Wednesday, June 25, 2014
Social anxiety, defined as persistent fears of one or more social situations in which the person is exposed to others and expects to be scrutinized, has been reported in as many as one in ten individuals with overweight or obesity.
Now, a paper by Abbas Abdollahi and Mansor Abu Talib, published in Psychology, Health and Medicine, examines the relationship between social anxiety and sedentary behaviour in this population.
The researchers surveyed 207 overweight and obese students (measured heights and weights) using a number of validated instruments to assess social anxiety, sedentariness and body esteem.
As one might expect, social anxiety was associated with lower body esteem and higher sedentary behaviour.
The key mediator in this relationship was body dissatisfaction and poor body esteem.
“…obese individuals with poor body esteem are more likely to report social anxiety, because they are concerned about negative evaluation by others; therefore, obese individuals indicate avoidance behaviour, which, ultimately, leads to social anxiety.”
The implications of these findings are obvious,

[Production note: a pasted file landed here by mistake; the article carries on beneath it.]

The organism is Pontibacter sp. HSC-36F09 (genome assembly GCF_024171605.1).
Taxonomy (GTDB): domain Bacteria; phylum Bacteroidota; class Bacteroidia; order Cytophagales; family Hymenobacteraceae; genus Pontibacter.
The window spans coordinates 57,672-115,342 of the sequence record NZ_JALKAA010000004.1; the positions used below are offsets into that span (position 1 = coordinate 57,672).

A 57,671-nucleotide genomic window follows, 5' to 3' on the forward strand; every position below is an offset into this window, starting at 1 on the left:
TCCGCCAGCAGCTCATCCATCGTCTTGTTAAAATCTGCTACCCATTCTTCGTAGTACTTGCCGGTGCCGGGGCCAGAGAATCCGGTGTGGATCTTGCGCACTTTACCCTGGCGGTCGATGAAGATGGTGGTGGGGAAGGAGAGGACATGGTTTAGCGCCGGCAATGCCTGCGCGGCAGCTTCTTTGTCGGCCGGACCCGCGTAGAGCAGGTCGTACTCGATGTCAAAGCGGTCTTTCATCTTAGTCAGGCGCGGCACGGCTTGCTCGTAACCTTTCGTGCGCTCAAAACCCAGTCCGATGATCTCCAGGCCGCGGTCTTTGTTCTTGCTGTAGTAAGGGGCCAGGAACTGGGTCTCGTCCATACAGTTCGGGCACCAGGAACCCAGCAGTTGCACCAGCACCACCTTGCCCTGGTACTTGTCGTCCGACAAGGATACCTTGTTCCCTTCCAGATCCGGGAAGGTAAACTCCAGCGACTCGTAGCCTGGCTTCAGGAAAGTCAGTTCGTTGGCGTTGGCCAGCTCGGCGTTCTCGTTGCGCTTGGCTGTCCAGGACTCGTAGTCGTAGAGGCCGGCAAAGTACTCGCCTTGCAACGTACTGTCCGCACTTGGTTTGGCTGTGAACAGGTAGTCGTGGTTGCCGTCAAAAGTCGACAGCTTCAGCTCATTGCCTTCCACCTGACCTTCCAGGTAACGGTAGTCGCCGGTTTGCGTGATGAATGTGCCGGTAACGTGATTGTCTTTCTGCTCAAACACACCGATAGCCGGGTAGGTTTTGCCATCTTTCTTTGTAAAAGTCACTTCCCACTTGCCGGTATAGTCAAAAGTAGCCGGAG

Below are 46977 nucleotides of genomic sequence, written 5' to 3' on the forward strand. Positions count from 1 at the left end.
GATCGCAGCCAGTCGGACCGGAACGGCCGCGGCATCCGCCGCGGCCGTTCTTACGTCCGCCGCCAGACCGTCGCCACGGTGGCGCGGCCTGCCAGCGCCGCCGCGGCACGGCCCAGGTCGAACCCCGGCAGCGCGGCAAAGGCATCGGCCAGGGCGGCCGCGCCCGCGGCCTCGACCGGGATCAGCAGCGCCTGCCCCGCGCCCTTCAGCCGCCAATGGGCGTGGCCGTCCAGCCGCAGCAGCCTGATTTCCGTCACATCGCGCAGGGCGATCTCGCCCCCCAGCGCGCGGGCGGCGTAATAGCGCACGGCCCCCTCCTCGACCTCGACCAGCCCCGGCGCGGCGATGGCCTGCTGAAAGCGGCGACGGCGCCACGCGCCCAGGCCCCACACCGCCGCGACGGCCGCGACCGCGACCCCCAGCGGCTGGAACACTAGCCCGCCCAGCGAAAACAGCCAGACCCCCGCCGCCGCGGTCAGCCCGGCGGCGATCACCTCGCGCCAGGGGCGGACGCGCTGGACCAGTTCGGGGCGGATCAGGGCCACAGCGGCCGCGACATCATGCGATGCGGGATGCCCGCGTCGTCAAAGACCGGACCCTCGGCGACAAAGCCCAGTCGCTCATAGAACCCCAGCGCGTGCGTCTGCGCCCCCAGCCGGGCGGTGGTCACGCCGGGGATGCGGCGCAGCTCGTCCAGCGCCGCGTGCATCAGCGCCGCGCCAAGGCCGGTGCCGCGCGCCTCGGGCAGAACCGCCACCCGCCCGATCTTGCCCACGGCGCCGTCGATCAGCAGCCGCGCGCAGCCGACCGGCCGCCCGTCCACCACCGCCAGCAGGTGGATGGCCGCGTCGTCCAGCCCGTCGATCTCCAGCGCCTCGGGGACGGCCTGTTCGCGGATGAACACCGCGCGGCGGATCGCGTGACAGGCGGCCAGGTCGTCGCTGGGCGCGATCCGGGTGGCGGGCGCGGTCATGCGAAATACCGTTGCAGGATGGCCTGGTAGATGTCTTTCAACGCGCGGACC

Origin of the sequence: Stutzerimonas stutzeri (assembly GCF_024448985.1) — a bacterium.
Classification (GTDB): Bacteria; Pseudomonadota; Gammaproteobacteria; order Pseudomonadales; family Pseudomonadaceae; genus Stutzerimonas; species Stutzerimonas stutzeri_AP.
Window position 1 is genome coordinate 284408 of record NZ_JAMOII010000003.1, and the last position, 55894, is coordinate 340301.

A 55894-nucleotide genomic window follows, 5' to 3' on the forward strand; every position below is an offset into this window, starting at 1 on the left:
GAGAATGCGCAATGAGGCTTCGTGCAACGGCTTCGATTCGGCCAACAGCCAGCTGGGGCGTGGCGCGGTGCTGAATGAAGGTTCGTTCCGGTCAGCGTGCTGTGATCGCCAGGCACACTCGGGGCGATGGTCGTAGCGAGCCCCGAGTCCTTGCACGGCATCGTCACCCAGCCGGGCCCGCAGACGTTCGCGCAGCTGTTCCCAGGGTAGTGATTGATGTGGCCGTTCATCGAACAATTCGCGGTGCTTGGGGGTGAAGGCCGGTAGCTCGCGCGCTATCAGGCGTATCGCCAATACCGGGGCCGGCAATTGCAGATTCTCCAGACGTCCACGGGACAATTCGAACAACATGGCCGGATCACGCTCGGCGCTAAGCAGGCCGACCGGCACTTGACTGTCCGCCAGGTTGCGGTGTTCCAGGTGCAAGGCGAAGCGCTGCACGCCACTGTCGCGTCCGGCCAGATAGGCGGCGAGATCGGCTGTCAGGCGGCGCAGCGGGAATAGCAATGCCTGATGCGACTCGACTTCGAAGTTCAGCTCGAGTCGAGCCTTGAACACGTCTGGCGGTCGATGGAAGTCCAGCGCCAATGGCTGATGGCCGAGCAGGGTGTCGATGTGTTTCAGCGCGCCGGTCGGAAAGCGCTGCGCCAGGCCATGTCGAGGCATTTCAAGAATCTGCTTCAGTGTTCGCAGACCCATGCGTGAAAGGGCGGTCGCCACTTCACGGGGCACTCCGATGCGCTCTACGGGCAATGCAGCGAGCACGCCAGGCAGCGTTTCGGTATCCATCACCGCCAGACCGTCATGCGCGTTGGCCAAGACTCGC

“First, when assessing the social anxiety in individuals, it is important to account for the presence of sedentary behaviour in addition to other psychological risk factors. Second, reducing sedentary behaviour can alter the effect of social anxiety factors; this may be a significant factor to incorporate into social anxiety treatment programmes. Reducing social anxiety in individuals is a main part of any clinical intervention. Third, the findings of the current study suggest that health professionals should encourage obese individuals with social anxiety to reassure their value and abilities regardless of their weight or body shape, and assist them to recognize that everybody is unique and that differences between individuals are valuable.”
This will take more than simply telling people with overweight to be more active. It will certainly require targeted and professional help to overcome body dissatisfaction and low self esteem.
Or, even better, we need to do all we can to help people gain more confidence and be accepting about their own bodies in the first place.
Abdollahi A, & Talib MA (2014). Sedentary behaviour and social anxiety in obese individuals: the mediating role of body esteem. Psychology, health & medicine, 1-5 PMID: 24922119